"Peanut butter, jolly. Peanut butter, jelly."
As she chants, my four-year-old is side-stepping across the living room. She has the technique off pat, with a suitably emphatic transfer of weight to the "uphill" ski. To her surprise, and mine, Laura has enjoyed her first day on skis. The ski school has given us a report card showing that she can slide down a gentle slope on two parallel skis ("French fries"), and that she is working on her snowplough ("pizza"). Yes, she is learning in the United States.
We had a contrasting experience with Alex, now seven, at the same age. The super-cool moniteurs of the Ecole du Ski Francais in Val d'Isere reduced Alex to tears and me to a rage with their incompetence and insensitivity. It led me to join the school of thought which favours keeping lowland children off the slopes until they can overcome the hurdle of inept teaching.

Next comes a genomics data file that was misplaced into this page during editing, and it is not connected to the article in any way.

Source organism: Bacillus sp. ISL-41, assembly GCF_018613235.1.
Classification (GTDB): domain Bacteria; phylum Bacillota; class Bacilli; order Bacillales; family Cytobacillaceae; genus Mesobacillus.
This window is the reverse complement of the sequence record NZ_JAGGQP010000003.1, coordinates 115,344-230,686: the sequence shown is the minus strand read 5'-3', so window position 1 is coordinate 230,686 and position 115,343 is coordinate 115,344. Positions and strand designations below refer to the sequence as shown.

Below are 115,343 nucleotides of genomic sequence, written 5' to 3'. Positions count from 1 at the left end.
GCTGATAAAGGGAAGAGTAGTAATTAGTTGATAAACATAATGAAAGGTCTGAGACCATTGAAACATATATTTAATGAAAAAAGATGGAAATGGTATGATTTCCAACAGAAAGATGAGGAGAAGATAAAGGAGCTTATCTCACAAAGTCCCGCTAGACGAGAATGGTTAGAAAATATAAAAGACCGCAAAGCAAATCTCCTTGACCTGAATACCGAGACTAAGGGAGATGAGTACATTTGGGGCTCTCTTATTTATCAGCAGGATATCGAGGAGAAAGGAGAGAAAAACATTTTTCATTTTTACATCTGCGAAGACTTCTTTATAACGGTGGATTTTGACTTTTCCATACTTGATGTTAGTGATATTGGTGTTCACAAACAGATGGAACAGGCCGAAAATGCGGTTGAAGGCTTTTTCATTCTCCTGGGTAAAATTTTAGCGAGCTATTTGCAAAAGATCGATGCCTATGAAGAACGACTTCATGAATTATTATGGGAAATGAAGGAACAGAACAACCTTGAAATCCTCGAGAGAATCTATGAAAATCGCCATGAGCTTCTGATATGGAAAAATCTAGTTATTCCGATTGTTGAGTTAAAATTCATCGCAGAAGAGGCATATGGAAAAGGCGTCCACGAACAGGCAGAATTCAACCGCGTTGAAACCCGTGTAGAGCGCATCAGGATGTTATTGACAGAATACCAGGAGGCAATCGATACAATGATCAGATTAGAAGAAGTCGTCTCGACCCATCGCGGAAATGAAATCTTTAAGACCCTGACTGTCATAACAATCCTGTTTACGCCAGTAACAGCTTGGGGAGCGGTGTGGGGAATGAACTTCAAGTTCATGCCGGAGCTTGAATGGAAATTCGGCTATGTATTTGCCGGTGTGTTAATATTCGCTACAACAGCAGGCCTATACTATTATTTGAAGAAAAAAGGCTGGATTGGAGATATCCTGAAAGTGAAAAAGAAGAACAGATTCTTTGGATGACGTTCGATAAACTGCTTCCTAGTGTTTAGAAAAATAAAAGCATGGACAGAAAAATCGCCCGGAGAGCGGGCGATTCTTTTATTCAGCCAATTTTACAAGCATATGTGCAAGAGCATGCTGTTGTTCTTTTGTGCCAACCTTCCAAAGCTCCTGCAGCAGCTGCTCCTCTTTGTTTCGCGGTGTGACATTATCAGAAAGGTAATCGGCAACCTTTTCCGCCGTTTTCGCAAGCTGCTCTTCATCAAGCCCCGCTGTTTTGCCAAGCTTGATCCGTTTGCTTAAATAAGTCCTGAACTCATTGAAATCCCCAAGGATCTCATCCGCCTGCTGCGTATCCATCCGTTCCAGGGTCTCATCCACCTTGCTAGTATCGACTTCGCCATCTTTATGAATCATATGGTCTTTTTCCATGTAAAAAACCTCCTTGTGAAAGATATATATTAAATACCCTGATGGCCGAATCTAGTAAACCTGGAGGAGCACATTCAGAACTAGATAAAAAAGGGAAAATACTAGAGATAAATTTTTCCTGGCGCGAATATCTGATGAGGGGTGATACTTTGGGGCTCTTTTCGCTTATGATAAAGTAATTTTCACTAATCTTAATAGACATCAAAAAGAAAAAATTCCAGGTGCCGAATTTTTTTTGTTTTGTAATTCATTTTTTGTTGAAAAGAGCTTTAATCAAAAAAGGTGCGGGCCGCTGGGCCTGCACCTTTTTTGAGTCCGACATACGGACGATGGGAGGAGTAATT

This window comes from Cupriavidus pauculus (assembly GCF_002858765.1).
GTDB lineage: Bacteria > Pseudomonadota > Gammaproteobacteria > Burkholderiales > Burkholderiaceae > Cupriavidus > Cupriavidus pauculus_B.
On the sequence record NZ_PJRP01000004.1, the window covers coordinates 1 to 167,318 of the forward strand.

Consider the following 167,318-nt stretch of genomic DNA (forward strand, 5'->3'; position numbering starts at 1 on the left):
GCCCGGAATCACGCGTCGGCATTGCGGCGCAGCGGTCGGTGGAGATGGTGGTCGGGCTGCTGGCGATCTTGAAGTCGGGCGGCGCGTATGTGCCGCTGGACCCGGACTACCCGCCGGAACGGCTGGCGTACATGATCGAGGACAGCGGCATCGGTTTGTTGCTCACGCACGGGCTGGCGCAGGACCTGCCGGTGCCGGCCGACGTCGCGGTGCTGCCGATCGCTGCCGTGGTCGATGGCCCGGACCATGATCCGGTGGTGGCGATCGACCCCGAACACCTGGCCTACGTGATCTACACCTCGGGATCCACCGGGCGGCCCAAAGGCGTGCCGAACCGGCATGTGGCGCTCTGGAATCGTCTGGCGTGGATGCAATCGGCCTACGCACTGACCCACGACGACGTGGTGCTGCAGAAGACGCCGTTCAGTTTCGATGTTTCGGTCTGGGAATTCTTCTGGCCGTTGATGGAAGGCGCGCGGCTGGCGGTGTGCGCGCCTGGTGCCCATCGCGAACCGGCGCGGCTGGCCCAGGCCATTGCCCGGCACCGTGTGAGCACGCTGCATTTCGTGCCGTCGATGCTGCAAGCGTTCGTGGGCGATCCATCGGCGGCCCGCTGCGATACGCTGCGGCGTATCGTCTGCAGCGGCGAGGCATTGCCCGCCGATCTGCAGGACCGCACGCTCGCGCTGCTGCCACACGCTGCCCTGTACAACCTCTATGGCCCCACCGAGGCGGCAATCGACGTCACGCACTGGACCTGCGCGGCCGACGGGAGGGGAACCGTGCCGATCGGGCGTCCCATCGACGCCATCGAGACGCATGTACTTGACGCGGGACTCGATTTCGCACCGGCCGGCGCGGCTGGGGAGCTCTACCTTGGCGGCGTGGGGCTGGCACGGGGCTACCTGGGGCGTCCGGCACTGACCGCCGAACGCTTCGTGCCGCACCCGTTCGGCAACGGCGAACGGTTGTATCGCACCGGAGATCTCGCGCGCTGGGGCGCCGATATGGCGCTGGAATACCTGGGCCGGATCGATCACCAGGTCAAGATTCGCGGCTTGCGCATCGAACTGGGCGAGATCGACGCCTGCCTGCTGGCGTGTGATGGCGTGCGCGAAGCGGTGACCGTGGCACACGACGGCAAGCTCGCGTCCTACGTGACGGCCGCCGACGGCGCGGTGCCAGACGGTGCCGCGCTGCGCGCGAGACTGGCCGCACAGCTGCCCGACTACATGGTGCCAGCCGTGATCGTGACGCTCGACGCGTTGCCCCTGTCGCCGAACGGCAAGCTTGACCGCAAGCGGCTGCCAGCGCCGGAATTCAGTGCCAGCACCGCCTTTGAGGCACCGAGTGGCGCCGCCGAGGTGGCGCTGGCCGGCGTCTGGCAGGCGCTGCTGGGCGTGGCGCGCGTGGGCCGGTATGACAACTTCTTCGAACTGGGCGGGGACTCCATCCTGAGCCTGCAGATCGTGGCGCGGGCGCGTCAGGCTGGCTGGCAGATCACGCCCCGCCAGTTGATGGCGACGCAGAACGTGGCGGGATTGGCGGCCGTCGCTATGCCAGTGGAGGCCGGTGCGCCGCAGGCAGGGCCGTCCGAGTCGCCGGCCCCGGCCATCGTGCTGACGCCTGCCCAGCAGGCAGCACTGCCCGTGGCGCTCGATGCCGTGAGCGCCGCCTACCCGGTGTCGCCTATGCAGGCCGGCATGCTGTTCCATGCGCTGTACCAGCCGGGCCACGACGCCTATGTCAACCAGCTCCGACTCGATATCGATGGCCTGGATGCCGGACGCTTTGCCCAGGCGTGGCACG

American resorts have a reputation for giving kids a good time, and Killington's success isn't confined to Laura; Alex was seriously resistant to the idea of ski school, but is an enthusiastic convert.
In a couple of days, we move to Smugglers' Notch, which has a reputation as the best kids' resort in the States. I had Laura booked for craftwork and sledding. I'd better call ahead to see if they can fit her into the adventure ski programme instead.
Operators to New England include Ski the American Dream (0181-552 1201), Virgin Ski (01293 617181) and Crystal Holidays (0181-399 5144); the latter has two-week holidays for pounds 449. Further advice: Discover New England, 01732 742777.Reuse content